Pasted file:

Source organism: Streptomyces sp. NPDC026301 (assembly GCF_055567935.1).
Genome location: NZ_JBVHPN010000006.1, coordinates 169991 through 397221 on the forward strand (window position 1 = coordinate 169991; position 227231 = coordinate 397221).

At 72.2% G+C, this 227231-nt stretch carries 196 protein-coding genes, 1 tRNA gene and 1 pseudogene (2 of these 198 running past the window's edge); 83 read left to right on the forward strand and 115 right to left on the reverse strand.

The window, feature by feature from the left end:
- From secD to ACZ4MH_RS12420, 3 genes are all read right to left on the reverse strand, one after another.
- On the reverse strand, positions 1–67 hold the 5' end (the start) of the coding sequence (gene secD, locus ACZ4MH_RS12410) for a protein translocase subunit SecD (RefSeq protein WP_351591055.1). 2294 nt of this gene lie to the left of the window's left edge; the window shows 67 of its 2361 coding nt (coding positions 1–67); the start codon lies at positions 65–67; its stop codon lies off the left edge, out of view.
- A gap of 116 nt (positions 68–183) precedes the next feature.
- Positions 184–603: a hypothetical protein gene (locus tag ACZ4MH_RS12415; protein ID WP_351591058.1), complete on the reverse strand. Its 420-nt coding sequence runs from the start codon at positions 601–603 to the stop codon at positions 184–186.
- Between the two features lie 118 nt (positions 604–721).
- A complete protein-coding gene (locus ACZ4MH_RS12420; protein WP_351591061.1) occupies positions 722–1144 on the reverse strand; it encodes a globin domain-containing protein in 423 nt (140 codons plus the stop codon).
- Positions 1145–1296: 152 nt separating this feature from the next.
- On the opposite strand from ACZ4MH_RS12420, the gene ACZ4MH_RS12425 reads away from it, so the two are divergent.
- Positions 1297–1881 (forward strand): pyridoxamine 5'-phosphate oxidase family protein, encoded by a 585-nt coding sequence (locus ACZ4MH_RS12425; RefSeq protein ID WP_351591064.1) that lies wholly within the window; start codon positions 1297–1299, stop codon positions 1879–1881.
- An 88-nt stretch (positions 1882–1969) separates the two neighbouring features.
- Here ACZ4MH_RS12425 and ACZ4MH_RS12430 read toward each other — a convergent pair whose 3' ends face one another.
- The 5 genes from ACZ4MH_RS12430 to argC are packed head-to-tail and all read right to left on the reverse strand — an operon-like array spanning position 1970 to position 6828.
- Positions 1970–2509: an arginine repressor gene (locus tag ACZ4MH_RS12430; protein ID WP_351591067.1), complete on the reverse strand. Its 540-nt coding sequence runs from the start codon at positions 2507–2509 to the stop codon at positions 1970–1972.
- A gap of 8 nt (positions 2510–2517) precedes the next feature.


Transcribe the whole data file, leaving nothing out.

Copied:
Source organism: Streptomyces sp. NPDC026301 (assembly GCF_055567935.1).
Genome location: NZ_JBVHPN010000006.1, coordinates 169991 through 397221 on the forward strand (window position 1 = coordinate 169991; position 227231 = coordinate 397221).

At 72.2% G+C, this 227231-nt stretch carries 196 protein-coding genes, 1 tRNA gene and 1 pseudogene (2 of these 198 running past the window's edge); 83 read left to right on the forward strand and 115 right to left on the reverse strand.

The window, feature by feature from the left end:
- From secD to ACZ4MH_RS12420, 3 genes are all read right to left on the reverse strand, one after another.
- On the reverse strand, positions 1–67 hold the 5' end (the start) of the coding sequence (gene secD, locus ACZ4MH_RS12410) for a protein translocase subunit SecD (RefSeq protein WP_351591055.1). 2294 nt of this gene lie to the left of the window's left edge; the window shows 67 of its 2361 coding nt (coding positions 1–67); the start codon lies at positions 65–67; its stop codon lies off the left edge, out of view.
- A gap of 116 nt (positions 68–183) precedes the next feature.
- Positions 184–603: a hypothetical protein gene (locus tag ACZ4MH_RS12415; protein ID WP_351591058.1), complete on the reverse strand. Its 420-nt coding sequence runs from the start codon at positions 601–603 to the stop codon at positions 184–186.
- Between the two features lie 118 nt (positions 604–721).
- A complete protein-coding gene (locus ACZ4MH_RS12420; protein WP_351591061.1) occupies positions 722–1144 on the reverse strand; it encodes a globin domain-containing protein in 423 nt (140 codons plus the stop codon).
- Positions 1145–1296: 152 nt separating this feature from the next.
- On the opposite strand from ACZ4MH_RS12420, the gene ACZ4MH_RS12425 reads away from it, so the two are divergent.
- Positions 1297–1881 (forward strand): pyridoxamine 5'-phosphate oxidase family protein, encoded by a 585-nt coding sequence (locus ACZ4MH_RS12425; RefSeq protein ID WP_351591064.1) that lies wholly within the window; start codon positions 1297–1299, stop codon positions 1879–1881.
- An 88-nt stretch (positions 1882–1969) separates the two neighbouring features.
- Here ACZ4MH_RS12425 and ACZ4MH_RS12430 read toward each other — a convergent pair whose 3' ends face one another.
- The 5 genes from ACZ4MH_RS12430 to argC are packed head-to-tail and all read right to left on the reverse strand — an operon-like array spanning position 1970 to position 6828.
- Positions 1970–2509: an arginine repressor gene (locus tag ACZ4MH_RS12430; protein ID WP_351591067.1), complete on the reverse strand. Its 540-nt coding sequence runs from the start codon at positions 2507–2509 to the stop codon at positions 1970–1972.
- A gap of 8 nt (positions 2510–2517) precedes the next feature.